|Publication number||US4755722 A|
|Application number||US 07/022,123|
|Publication date||Jul 5, 1988|
|Filing date||Mar 5, 1987|
|Priority date||Apr 2, 1984|
|Publication number||022123, 07022123, US 4755722 A, US 4755722A, US-A-4755722, US4755722 A, US4755722A|
|Original Assignee||Rpc Industries|
|Export Citation||BiBTeX, EndNote, RefMan|
|Patent Citations (16), Non-Patent Citations (2), Referenced by (42), Classifications (17), Legal Events (7)|
|External Links: USPTO, USPTO Assignment, Espacenet|
This is a continuation of application Ser. No. 596,093, filed Apr. 2, 1984 now U.S. Pat. No. 4,694,222.
The ion plasma electron gun of the present invention is of the same general type as the gun disclosed in U.S. Pat. No. 3,970,892. As stated in that patent, a recent advance in the art of generating high energy electron beams for use, for example, in e-beam excited gas lasers, is the plasma cathode electron gun. In such an electron gun a plasma is produced in a hollow cathode discharge between the hollow cathode surface and an anode grid operated at relatively low voltage with respect to the cathode. Electrons are extracted from the discharge plasma through the anode grid and a control grid, and these electrons are accelerated to high energies in a plasma-free region between the grids and an accelerating anode which, typically, is a thin foil window maintained at a relatively high voltage with respect to the cathode. Among the advantages of the plasma cathode electron gun are its structural simplicity and ruggedness, high controlability and efficiency, low cost, and suitability for producing large area electron beams.
A second Patent, namely U.S. Pat. No. 4,025,818 discloses an ion plasma electron gun which is essentially similar to the gun disclosed in U.S. Pat. No. 3,970,892, with the addition of a wire anode for the plasma discharge and a number of baffles which allow the plasma chambers to be connected sequentially.
The electron distribution of the electron beams generated by the tubes of U.S. Pat. Nos. 3,970,892 and 4,025,818 are generally peaked in the center and gradually diminish to zero at the edges of the foil window. An important objective of the present invention is to provide an improved structure which generates an electron beam with uniform electron distribution across the entire beam as it emerges from the foil window.
Another object of the invention is to provide such an improved ion plasma electron gun which is constructed for long run time operation and for high efficiency.
FIG. 1 is a perspective view, partly in section, illustrating the basic components of one embodiment of the ion plasma electron gun of the invention;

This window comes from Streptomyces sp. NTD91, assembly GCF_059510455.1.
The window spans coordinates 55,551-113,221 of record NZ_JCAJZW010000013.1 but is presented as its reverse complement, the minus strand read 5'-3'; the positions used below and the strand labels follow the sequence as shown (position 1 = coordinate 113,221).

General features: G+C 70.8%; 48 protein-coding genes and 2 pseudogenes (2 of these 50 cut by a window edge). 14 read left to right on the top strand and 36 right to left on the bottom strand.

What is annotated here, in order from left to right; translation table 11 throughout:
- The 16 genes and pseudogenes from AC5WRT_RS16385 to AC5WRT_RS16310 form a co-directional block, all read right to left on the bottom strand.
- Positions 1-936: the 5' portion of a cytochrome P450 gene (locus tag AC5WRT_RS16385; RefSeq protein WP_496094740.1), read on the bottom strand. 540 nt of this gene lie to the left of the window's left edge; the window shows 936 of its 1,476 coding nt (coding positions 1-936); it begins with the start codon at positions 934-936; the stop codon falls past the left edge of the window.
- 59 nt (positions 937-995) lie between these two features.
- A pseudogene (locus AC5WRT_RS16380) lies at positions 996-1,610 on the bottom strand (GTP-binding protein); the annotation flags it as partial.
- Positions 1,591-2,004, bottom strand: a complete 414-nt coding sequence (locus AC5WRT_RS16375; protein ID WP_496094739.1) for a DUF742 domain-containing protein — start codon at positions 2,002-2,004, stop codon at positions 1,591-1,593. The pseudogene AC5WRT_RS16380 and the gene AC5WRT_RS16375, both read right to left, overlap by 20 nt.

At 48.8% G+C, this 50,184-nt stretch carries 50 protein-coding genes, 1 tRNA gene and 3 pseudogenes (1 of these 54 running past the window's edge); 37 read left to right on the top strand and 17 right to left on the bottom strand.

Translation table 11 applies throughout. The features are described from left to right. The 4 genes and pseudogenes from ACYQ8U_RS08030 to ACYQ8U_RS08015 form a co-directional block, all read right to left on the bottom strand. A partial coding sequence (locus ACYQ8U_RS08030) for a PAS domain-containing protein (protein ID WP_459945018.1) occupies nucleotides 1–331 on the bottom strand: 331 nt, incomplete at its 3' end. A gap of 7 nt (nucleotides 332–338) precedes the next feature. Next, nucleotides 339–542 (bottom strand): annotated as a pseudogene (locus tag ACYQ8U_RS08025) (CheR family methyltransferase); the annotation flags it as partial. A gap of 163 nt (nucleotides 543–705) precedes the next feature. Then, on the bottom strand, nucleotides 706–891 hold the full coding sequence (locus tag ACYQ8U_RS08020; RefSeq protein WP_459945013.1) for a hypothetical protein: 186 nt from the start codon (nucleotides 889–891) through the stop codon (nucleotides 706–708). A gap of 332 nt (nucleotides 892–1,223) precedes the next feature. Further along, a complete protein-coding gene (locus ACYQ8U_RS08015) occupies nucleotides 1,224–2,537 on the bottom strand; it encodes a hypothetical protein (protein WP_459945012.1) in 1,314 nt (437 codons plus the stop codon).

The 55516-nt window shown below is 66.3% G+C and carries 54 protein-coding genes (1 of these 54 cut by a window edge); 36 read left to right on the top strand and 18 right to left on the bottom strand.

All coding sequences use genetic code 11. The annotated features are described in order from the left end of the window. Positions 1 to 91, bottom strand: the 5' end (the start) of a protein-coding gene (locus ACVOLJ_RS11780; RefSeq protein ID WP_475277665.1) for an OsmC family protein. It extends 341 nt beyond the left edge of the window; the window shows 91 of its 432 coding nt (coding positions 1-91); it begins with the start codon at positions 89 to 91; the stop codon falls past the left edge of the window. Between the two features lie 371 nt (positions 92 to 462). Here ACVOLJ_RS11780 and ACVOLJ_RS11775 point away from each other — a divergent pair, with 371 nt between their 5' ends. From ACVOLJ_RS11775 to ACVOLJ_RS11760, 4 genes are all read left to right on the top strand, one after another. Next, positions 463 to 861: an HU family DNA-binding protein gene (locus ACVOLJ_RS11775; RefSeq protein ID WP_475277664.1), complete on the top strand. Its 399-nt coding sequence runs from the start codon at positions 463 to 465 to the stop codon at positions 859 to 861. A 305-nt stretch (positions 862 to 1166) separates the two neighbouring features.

FIG. 2 is a perspective view of certain internal components of the gun of FIG. 1, including a cathode insert, the components having a modified form as compared with the equivalent components in FIG. 1;
FIG. 3 is a more detailed slightly modified sectional view of a high voltage feed through assembly which is incorporated into the gun of FIG. 1;
FIG. 4 is a more detailed slightly modified view of the plasma chamber and foil window of the gun of FIG. 1;
FIG. 5 is a fragmentary perspective view of the foil window of FIG. 4 and its supporting ribs;
FIG. 6 is a perspective view of a modified gun structure in which the area of the plasma source is increased to increase the width of the electron beam generated by the electron gun;
FIG. 7 is a block diagram of a pressure and current stabilization system for the gun of FIG. 1;
FIG. 8 is a perspective view of a modified grid structure for the gun;
FIG. 9 is a view, like FIG. 1, of a slightly modified version of the gun; and
FIG. 10 is a fragmentary perspective view of a portion of the embodiment of FIG. 9.
FIG. 1 illustrates the basic components of a plasma electron gun constructed in accordance with one embodiment of the invention. The gun includes an electrically conductive grounded enclosure which is composed of a high voltage chamber 13, an ion plasma discharge chamber 12, and an electron transmissive foil window 2. A wire 4 extends through plasma discharge chamber 12. The foil window is electrically connected to the grounded enclosure, and it forms an anode which causes electrons to be accelerated to and through it. The enclosure is filled to 1-10 millitor Helium. A cathode 6 is positioned in the high voltage chamber 13. An insert 5 for the cathode is mounted on its lower surface. The insert 5 is typically molybdenum, but can be of any material with a high secondary emission coefficient. The high voltage cathode 6 is uniformly spaced from the enclosure to prevent Paschen breakdown.